CAT POWER TAKES A WALK ON THE SUNNY SIDE OF THE STREET FOR ALBUM NUMBER NINE
Story by Adam Steel
A stark drawing of the newly-coiffed Chan Marshall graces the cover of her ninth studio album, emblazoned with a streak of rainbow stretching from top right to bottom left. Metaphorically speaking, it is a perfect jacket for what lies beneath the vinyl grooves of the record contained within.
Chan Marshall isn’t the first extraordinary lady to cast herself against a blue backdrop, gazing longingly into the distance, averting her stare from the photographer’s lens. But where Joni Mitchell made her transition from joyous Ladies of the Canyon to the moody, introspective Blue, Chan Marshall does the complete opposite. Gone are the sad strings and lonely musings of 2006’s The Greatest—the album she wasn’t sure she’d live to see released—and in their place: harmony, sweet harmony. (Marshall’s 2008 covers record Jukebox ends with a minimalist interpretation of Mitchell’s “Blue.” Coincidence?)
After countless battles with alcoholism, rehab stints, and most recently, a break-up (with Giovanni Ribisi, who quickly married model Agyness Deyn), the 40 year-old Atlanta-native has managed to persevere, earning a unique reputation for her ability to soldier through the personal demons via introspective songwriting and a handful of indelible charms. For example, her appreciation for the songs of the South—particularly by bluesmen like Hank Williams, John Lee Hooker and Lee Clayton. Her fascination with the moon (“The Moon,” from The Greatest; 1998’s Moon Pix). The unusual covers, onstage and in-studio, like Liza Minnelli’s Kander & Ebb-penned “New York” and Aretha Franklin’s “It Ain’t Fair.”
For all that she has lived through, Chan Marshall is more than overdue for a “sunny side of the street” kind of record. Sun is not only that record, but it is an undisputed revelation and her best in almost ten years.
“Cherokee” starts the record off on a solid trail of rueful melancholy (“I never knew love like this / I never knew pain like this”), bolstered by a stark piano over steady guitar. Fortunately, this singular sad song sheds itself like snakeskin, completely dissolving into the proceeding ten tracks which feature, among other things, drum machines and vocoder, due in part to Philippe Zdar of French house duo Cassius, who worked (apparently, for free) as the album’s mixer.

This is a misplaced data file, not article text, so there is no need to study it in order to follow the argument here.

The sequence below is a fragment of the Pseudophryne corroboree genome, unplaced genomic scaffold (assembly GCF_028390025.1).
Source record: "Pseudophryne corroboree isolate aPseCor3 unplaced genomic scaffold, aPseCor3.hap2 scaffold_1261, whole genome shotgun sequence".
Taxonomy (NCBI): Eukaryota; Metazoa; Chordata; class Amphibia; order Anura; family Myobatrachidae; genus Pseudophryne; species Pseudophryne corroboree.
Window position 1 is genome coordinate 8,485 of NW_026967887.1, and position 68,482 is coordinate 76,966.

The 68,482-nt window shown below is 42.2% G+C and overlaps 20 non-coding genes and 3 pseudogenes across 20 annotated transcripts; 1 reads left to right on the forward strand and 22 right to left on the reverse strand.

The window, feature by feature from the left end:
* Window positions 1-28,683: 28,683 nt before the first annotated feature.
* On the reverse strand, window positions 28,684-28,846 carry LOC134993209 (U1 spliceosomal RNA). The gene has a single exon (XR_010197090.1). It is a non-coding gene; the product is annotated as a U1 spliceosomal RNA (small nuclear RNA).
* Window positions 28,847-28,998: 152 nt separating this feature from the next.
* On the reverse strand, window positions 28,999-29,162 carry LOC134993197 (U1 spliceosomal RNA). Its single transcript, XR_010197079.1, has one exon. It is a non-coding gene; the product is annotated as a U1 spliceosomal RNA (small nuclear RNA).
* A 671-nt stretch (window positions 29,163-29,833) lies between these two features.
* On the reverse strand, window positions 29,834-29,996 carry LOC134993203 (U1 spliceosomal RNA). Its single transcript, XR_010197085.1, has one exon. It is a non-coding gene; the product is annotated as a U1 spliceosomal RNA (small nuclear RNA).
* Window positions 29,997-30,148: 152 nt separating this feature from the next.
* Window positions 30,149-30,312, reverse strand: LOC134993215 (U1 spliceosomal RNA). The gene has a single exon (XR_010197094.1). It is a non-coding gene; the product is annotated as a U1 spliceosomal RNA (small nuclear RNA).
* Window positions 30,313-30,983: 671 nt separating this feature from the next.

Lead single “Ruin” will sound the most familiar to fans of Marshall’s earlier whiskey-soaked recordings, and is the only album track to feature longtime backing band The Dirty Delta Blues. “Nothing But Time” demonstrates her widest vocal range yet, scaling multiple octaves with ease, backed by a deadpan Iggy Pop, chiming “I wanna live, my way of living”—a common lyrical theme which is also repeated, verbatim, at the end of the poignant “Always On My Own.”
While some listeners will undoubtedly cry out for the smoky and soulful Cat Power of yesteryear, one thing demonstrated by Sun is that Marshall is too comfortable with her new sound: unguarded, polished and pronounced with nothing to prove except that she is still here, dammit! This time around, she is out in the daylight with a spring in her step, virtually brimming with confidence and joie de vive. And as longtime fans will surely attest to: it’s about time.
It’s no coincidence that Sun ends on “Peace and Love,” a spritely jingle that paints a pronounced horizon across the landscape of Marshall’s anything-but-ordinary life. Signing off with repeated chants of “I’m a lover but I’m in it to win” gives hope for a new-and-improved Southern belle. Here’s hoping she is still around for album number ten. It won’t be easy to top number nine.
Sun is in stores today.
Cat Power is playing in Toronto at Kool Haus on October 20, 2012.